2023 Election Day Primer: The what, when how and where (as in where to catch the bus)

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Hello Manchester! It’s Election Day, and here are a few things to keep in mind as you head out to the polls.

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City Hall. File Photo/Andrew Sylvia

1. What’s being voted on today?

On today’s ballot, Manchester voters are making their choices for mayor, aldermen, Board of School Committee (BOSC) members, ward moderators, ward selectmen and ward clerks.

The mayor is the chief executive officer of the city and runs day-to-day operations of the city’s various departments. This year’s candidates are Ward 1 Alderman Kevin Cavanaugh and Jay Ruais.

Aldermen serve with the mayor on the Board of Mayor and Aldermen (BMA), the city’s governing body. Each of the city’s 12 wards receives one alderman on the BMA and there are also two “At-Large” aldermen voted upon by voters in all 12 wards to represent the entire city.

This year, aldermanic seats in Ward 2 (Dan Goonan) and Ward 8 (Ed Sapienza) have no competitors on the ballot.

The mayor also is the chair of the Board of School Committee, the governing body of the Manchester School District, and like the BMA, it has 12 members that represent a single ward and two At-Large members that represent the entire city.

This year, Ward 3 (Karen Soule), Ward 4 (Leslie Want) and Ward 9 (Bob Baines) school board candidates are all running unopposed.

Manchester Ink Link has insights from most of the candidates on our Voter Guide, which can be found at vote.manchesterinklink.com

Clerks, selectmen, and moderators are also elected to oversee elections in each ward, although moderators and selectmen have fewer powers than their counterparts in towns where moderators also oversee town meetings and selectmen are often the town’s administrative body in addition to confirming town meeting results.

2. Where to vote

The city clerk’s office has a tool that let you know your ward and polling place, you can access it here.

3. When to vote

Polls are open from 6 a.m. to 7 p.m.

4. How to vote (if you’re not registered)

Again, the city clerk’s office has all the information if you need it.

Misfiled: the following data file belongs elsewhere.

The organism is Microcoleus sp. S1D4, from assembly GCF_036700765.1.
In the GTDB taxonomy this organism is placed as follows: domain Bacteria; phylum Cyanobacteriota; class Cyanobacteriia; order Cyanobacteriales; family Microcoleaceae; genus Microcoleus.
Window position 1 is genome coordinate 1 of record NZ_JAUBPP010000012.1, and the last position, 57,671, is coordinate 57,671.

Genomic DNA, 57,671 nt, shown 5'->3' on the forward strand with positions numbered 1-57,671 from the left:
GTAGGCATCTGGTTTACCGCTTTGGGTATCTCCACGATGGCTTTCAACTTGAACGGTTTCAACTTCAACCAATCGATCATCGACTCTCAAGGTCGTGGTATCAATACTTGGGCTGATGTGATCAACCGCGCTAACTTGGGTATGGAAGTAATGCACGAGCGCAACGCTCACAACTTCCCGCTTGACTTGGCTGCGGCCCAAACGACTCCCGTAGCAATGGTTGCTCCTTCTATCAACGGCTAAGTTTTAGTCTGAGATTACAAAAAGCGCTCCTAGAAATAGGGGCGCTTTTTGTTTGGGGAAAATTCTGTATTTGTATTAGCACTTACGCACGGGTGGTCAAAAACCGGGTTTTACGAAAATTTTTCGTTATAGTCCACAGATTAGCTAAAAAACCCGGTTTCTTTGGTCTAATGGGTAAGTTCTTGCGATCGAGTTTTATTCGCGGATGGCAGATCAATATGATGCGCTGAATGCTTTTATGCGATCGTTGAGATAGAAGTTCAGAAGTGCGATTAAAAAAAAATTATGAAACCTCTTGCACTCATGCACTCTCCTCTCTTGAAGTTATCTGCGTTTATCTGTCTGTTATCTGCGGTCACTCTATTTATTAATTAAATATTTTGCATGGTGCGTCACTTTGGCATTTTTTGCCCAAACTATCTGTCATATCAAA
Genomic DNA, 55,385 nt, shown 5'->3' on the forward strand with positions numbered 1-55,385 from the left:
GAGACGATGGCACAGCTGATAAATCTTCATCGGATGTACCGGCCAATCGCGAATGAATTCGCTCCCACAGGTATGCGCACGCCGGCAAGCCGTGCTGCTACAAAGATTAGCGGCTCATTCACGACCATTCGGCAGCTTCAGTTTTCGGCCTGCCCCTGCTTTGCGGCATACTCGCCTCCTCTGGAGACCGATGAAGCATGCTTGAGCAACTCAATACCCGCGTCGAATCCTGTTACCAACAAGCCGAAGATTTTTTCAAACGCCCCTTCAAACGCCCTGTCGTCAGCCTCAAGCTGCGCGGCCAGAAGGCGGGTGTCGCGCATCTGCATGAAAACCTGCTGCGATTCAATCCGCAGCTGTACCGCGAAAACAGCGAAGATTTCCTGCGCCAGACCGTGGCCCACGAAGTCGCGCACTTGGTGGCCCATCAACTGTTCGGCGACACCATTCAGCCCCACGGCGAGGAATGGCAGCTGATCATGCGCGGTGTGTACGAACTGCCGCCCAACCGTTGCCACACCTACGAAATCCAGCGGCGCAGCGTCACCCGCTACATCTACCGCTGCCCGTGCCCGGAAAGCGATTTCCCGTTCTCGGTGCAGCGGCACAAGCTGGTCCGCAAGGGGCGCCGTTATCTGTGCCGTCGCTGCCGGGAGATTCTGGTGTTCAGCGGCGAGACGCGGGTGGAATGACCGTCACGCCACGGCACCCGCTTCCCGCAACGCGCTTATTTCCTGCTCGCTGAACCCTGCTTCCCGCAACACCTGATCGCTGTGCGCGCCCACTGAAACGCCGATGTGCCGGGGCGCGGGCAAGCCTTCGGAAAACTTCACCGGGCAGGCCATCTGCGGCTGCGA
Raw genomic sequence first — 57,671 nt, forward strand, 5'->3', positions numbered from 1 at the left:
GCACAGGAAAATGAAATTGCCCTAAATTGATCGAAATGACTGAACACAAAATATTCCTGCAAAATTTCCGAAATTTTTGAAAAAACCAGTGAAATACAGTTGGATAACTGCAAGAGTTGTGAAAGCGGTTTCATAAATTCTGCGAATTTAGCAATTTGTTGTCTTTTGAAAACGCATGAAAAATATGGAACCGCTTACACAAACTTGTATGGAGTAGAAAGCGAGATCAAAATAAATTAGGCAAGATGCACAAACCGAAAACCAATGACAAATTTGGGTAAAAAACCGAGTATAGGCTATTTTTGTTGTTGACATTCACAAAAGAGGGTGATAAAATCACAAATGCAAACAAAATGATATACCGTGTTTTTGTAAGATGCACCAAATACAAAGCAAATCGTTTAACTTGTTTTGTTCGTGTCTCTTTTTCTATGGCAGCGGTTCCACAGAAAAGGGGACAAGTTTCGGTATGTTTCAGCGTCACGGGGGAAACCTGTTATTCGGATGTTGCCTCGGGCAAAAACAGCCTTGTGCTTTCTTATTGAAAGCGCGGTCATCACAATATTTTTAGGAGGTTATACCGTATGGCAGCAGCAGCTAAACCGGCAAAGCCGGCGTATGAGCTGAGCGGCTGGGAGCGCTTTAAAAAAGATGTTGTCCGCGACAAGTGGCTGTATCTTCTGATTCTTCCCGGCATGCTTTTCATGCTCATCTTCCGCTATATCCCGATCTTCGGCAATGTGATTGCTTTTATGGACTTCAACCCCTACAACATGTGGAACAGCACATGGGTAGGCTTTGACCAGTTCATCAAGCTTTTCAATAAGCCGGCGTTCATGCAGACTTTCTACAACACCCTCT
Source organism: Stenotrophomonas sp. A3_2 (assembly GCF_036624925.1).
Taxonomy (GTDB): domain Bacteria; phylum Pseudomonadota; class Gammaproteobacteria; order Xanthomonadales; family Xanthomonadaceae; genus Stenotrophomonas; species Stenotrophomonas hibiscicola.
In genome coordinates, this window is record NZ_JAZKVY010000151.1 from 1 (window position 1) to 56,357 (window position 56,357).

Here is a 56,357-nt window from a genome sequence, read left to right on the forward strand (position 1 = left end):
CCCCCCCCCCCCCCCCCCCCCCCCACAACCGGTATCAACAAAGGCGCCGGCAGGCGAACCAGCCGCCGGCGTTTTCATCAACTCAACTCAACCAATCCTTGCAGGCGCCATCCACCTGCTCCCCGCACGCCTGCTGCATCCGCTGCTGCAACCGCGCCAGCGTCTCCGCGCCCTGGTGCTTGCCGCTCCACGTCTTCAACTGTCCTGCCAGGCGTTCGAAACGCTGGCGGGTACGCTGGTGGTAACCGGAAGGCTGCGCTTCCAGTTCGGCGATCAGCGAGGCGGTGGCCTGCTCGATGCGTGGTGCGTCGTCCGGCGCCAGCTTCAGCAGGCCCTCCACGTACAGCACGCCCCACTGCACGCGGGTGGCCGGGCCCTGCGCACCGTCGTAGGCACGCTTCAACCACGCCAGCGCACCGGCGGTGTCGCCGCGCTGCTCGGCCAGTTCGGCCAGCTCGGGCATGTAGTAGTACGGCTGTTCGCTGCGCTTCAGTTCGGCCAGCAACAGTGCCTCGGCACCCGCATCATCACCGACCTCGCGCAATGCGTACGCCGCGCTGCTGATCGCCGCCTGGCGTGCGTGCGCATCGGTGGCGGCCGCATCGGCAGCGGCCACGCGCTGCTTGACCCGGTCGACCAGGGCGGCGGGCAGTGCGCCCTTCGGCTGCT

You can register on election day at your designated polling place. To be eligible to register and vote in the city of Manchester, a person must be:

  • 18 years of age or older on election day;
  • A United States citizen; and
  • Domiciled in the ward where they intend to vote.

To register to vote, you will need to provide proof of your identity, age, citizenship, and domicile.  Proof can be either by documents that you have with you or by affidavit.

For any election-related questions, you can call them at (603) 624-6455. City Hall is closed on Tuesday except for election-related business.

After a successful trial run during the municipal primary on Sept. 19, electronic voter checklists will be used in all city wards for the municipal general election. The electronic checklists resulted in shorter lines for primary voters, with check-in times reduced to an average of 13 seconds per voter.

5. How do you get to the polls (if you don’t have a car)

While the Manchester Transit Authority’s buses do not go directly to any of the polls (excluding the Green Dash, which goes to the Carol Rines Center, the polling place for Ward 3), many of them go near the polling places and buses are free on Tuesday for anyone indicating that they are using the bus to head toward the polls. Click here to check out the bus schedule.


 

About this Author

Andrew Sylvia

Assistant EditorManchester Ink Link

Born and raised in the Granite State, Andrew Sylvia has written approximately 10,000 pieces over his career for outlets across Massachusetts, New Hampshire and Vermont. On top of that, he's a licensed notary and licensed to sell property, casualty and life insurance, he's been a USSF trained youth soccer and futsal referee for the past six years and he can name over 60 national flags in under 60 seconds according to that flag game app he has on his phone, which makes sense because he also has a bachelor's degree in geography (like Michael Jordan). He can also type over 100 words a minute on a good day.